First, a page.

Although in both cases, no authority interferes with the organization of the people, self-organization emerges when there is no planning of how people will work together. In addition, the notion of imposed constraints appears when discussing self-organization.

As such, while independence could mean “We can do what we want, how and when we want”, self-organization means “We are free to operate how we wish within the defined constraints in order to achieve the established objectives”.

As I recently described, immature self-organized teams are often selfish and irresponsible:

Team members are happy to take advantage of being self-organized but only as long as it benefits them and that there are no increased responsibilities. Once a situation negatively impacts them (while benefiting the team), they aren’t willing to cooperate and when they are asked to take accountability for something, they shy away from the responsibility. In a nutshell, these individuals want the best of both worlds. To successfully transition to self-organization, it is critical to explain that they will need to make a decision and pick self-organization with responsibility or freedom outside the self-organized team.

Consequently, true self-organization means that people take full accountability for their actions and do what ever it takes to get organized as a group in order to operate within the imposed constraints.

Once presented with self-organization, people and teams quickly assume that they now fully control their destiny – which is incorrect. The additional detail that needs to be added is “within the imposed constraints” which means resources are limited and an objective has been established. So unless you are in control of the resources or have officially been delegated authority for the resources, you have the option of self-organizing, not becoming independent.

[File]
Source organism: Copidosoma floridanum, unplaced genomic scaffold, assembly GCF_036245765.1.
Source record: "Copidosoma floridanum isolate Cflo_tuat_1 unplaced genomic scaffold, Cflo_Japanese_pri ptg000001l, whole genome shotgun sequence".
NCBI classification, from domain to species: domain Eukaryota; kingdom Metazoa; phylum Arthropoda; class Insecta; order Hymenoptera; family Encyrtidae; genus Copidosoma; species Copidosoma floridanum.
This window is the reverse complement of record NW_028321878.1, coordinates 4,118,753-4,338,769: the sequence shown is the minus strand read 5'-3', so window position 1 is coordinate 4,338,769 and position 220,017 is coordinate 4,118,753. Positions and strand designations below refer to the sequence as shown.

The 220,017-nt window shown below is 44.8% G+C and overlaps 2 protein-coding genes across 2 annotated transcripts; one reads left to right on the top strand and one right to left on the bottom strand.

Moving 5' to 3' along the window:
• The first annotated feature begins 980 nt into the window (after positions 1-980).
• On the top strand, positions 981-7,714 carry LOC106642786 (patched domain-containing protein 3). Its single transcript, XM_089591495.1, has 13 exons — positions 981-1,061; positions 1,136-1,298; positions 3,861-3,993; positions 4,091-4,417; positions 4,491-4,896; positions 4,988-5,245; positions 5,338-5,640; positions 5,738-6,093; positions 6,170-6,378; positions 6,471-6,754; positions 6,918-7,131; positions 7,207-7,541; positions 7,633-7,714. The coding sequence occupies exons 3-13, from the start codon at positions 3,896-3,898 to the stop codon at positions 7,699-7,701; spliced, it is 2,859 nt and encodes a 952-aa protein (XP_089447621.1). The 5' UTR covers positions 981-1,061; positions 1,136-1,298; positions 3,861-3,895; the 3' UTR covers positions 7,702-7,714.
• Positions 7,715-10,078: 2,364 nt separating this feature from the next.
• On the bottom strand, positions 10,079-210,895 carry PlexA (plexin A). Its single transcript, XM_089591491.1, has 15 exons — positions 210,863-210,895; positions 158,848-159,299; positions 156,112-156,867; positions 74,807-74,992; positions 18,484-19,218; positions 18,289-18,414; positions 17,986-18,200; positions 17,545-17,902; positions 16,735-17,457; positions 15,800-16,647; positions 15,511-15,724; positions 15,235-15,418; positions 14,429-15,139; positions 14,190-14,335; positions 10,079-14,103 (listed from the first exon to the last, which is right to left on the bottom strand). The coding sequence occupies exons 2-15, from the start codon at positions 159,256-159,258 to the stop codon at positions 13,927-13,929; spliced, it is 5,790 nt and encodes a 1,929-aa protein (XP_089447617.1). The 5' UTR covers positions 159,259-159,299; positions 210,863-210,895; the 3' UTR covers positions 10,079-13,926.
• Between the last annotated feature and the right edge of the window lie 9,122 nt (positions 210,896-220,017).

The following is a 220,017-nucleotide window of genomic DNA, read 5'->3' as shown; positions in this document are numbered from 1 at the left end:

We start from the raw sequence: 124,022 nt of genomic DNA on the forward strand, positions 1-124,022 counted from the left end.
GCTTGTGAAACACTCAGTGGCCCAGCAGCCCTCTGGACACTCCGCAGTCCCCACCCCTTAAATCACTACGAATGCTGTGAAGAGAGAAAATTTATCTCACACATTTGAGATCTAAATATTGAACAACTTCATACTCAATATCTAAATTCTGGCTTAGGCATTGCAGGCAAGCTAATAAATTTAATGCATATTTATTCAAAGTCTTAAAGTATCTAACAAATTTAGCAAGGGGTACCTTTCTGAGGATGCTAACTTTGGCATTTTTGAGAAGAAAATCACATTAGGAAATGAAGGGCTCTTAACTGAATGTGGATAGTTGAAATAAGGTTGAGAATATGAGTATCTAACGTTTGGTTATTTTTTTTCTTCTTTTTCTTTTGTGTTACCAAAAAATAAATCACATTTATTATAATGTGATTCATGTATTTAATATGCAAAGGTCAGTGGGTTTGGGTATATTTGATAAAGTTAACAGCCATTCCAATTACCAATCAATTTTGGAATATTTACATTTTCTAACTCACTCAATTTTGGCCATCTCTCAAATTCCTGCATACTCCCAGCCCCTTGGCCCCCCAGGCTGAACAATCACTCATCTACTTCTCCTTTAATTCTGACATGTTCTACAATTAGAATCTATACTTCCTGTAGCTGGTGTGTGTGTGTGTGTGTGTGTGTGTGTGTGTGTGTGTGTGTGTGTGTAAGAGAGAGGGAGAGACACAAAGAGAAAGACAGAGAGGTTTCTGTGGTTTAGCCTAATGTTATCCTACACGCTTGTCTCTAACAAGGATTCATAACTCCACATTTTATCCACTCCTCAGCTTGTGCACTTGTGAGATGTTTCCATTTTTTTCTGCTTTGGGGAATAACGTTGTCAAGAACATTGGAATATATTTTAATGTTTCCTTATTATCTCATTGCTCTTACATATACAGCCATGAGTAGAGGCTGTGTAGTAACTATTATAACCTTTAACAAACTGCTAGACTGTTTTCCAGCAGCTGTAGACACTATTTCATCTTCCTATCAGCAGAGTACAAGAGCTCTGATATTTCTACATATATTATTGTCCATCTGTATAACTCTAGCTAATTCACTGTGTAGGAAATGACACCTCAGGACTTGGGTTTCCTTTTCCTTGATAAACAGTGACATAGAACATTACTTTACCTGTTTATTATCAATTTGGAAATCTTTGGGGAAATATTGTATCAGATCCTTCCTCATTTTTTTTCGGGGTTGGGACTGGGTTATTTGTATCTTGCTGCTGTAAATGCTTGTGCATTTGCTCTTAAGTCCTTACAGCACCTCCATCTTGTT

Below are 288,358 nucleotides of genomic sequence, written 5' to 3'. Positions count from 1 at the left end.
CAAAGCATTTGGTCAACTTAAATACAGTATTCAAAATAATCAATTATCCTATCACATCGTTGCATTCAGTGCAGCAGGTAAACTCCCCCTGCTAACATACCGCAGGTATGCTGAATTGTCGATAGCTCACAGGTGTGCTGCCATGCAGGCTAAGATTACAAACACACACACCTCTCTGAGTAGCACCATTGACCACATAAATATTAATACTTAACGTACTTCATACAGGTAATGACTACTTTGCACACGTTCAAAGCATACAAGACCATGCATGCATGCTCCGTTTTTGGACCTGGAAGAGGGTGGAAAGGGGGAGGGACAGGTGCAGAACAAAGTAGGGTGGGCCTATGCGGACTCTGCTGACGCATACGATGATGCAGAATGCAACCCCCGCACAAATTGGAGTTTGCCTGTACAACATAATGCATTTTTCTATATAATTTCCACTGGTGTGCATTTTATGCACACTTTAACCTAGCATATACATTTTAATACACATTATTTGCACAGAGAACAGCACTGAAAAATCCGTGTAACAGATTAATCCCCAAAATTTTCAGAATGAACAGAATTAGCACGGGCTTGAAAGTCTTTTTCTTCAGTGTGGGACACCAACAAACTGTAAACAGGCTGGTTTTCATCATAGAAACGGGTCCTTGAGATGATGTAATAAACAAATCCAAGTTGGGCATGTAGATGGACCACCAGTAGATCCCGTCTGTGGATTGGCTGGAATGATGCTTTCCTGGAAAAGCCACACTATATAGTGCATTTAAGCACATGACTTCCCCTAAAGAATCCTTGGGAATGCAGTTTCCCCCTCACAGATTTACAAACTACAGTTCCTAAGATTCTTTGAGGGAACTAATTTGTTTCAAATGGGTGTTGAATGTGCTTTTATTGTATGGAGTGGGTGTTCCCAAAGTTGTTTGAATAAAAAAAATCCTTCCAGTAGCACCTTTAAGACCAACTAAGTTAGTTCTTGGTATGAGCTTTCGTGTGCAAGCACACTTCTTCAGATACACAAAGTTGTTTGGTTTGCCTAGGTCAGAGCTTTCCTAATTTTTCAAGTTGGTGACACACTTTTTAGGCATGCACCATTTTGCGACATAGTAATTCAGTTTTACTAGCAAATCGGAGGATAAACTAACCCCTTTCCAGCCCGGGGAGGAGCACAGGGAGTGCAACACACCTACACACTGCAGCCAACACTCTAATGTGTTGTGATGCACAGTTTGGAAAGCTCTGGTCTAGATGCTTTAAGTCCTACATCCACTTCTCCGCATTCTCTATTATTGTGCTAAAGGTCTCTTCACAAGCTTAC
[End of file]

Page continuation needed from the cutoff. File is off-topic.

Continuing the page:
Agile self-organized teams – is the team self-organized or not?

Image by Cyndie@smilebig!Where ever we read about self-organized teams, it often seems to be a binary thing – either the team is self-organized or it isn’t.

When people suggest that the team should become self-organized, the suggested process is presented as fairly easy and straight forward.

If you are amongst the people who believe these previous two statements, I am sorry to be the bearer of bad news. In exchange, I will offer you a free reality check. Team self-organization is neither binary nor straight forward – self-organization is an evolutionary process that takes time.